Last week, the German auto company Volkswagen announced that its plant in Puebla, Mexico, would produce the company's very last Beetle. The famous slope-roofed, rear-engine air-cooled car's final journey from Mexico offers a road map for cars and international relations in the 20th century.
Between 1908 and 1927, Ford's Model T automobile changed the way Americans traveled. Our nation fell in love with cars; most were large and relatively expensive. In the 1940s when America entered World War II, vehicles became part of the war effort and personal purchases were rarely available.
Before the war, Germany produced only upscale vehicles. The leaders of Nazi Germany initially decided to make smaller, inexpensive cars for more of the population. A prototype of the Beetle was developed, but that was shelved to make war machinery.
When the war ended in 1945, the Allies acquired the Volkswagen factory and, for a while, it was used to make British Army vehicles. At that time, many people, businesses and nations rejected anything made in Germany. As a child, I remember adult friends and family saying that they would never buy anything German, let alone a car whose name had been associated with Hitler.
When it became clear that post-war Germany was pro-democracy, attitudes changed; German products began to be accepted in more parts of the world. The repaired Volkswagen factory started producing the car with the iconic silhouette. Initially, these cars were not popular; in 1949 just two VW beetles were sold in the U.S. A year later, 157 were purchased, and by 1955, Volkswagen had produced a million Beetles. Between 1949 and 1977, over 21 million of the old-style VW Beetles were sold worldwide. The VW bus also became a "hippie" favorite.
By the mid 1960s, many Americans decided they really liked the Beetle, also known as the "Bug." It had been 20 years since the end of the war, and a new young generation wanted an inexpensive car and admired its quirkiness. We, personally, hadn't arrived there yet but were on that road.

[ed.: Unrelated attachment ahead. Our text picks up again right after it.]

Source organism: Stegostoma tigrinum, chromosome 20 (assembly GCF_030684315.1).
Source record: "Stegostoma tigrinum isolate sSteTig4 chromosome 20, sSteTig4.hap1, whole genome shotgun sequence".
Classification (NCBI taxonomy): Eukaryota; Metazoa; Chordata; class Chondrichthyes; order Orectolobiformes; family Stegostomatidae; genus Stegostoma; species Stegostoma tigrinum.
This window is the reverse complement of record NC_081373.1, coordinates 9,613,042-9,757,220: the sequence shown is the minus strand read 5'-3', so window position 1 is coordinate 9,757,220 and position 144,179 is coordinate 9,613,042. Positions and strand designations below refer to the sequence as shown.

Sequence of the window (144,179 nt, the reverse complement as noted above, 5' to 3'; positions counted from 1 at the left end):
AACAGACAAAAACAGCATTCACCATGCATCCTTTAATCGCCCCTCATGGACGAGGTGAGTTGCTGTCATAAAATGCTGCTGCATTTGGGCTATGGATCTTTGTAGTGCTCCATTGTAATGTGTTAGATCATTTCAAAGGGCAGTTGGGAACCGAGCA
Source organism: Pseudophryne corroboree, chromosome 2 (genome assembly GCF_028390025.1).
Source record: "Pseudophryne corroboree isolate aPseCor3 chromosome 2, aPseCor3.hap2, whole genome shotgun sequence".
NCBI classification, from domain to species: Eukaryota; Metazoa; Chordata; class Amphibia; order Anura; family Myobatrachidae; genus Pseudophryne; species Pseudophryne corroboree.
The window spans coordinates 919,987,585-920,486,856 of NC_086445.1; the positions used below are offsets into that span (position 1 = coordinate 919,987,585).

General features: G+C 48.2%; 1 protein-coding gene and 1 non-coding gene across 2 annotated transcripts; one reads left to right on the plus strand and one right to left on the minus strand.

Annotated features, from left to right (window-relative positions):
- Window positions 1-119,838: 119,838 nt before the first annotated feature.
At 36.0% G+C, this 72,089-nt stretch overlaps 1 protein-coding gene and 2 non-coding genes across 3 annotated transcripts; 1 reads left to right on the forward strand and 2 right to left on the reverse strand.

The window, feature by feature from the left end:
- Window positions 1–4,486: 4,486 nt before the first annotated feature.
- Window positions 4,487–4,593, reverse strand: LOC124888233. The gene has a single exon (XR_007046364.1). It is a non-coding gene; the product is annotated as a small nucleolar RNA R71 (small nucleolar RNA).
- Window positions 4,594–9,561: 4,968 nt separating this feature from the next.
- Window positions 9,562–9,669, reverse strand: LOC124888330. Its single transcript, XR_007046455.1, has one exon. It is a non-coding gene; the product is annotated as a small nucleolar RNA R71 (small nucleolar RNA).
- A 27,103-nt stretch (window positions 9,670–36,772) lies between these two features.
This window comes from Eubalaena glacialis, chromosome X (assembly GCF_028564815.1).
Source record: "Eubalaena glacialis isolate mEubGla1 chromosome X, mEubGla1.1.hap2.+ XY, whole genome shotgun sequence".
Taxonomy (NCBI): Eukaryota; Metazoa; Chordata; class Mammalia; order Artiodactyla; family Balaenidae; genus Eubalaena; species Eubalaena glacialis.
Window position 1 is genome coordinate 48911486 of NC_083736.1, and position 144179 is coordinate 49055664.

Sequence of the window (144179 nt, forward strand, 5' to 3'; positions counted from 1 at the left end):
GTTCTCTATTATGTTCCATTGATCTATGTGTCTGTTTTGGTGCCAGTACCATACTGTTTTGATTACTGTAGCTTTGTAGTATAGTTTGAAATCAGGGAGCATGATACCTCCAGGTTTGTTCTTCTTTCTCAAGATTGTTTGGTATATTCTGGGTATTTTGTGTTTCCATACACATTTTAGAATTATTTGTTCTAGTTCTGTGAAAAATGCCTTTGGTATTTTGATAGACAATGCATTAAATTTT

A friend, leaving the country for a year's sabbatical in the mid-1960s, asked us, then a one-car family with two kids and a two-car garage, to "car sit" for the year. He warned us that when he reclaimed his car, and we had only one again, it would cost us money. We laughed; we shouldn't have.
Two days after our friend returned and took his car home, we were desperate for a second but affordable car. That's how we ended up at a small car repair shop where a man had combined parts from a 1963 and 1964 baby blue Beetle. For $600 we had our second car. In 1972, Maury took the Beetle to the local VW dealer for significant repairs and returned home with brand new tomato-orange Beetle.
It seemed wonderful and moved with us from Illinois to Huntington. Its rear-engine stabilized it in Chicago's snows, but the stick shift wasn't much fun in Huntington's underpasses. In the late 1970s, new Beetle safety ratings raised serious concerns about the car. We traded it in for an equally small but safer canary yellow Toyota Tercel. Irony! At the time, Americans were rejecting German cars, Japanese ones were certainly not desired.
In recent years, VW Beetle sales have been sluggish and mainly in developing countries as more Americans sought SUVs and trucks. The Beetle's final journey from Mexico is a good reminder of how America's preferences for vehicles and international relations have changed over time.
Diane W. Mufson is a retired psychologist. Her email is email@example.com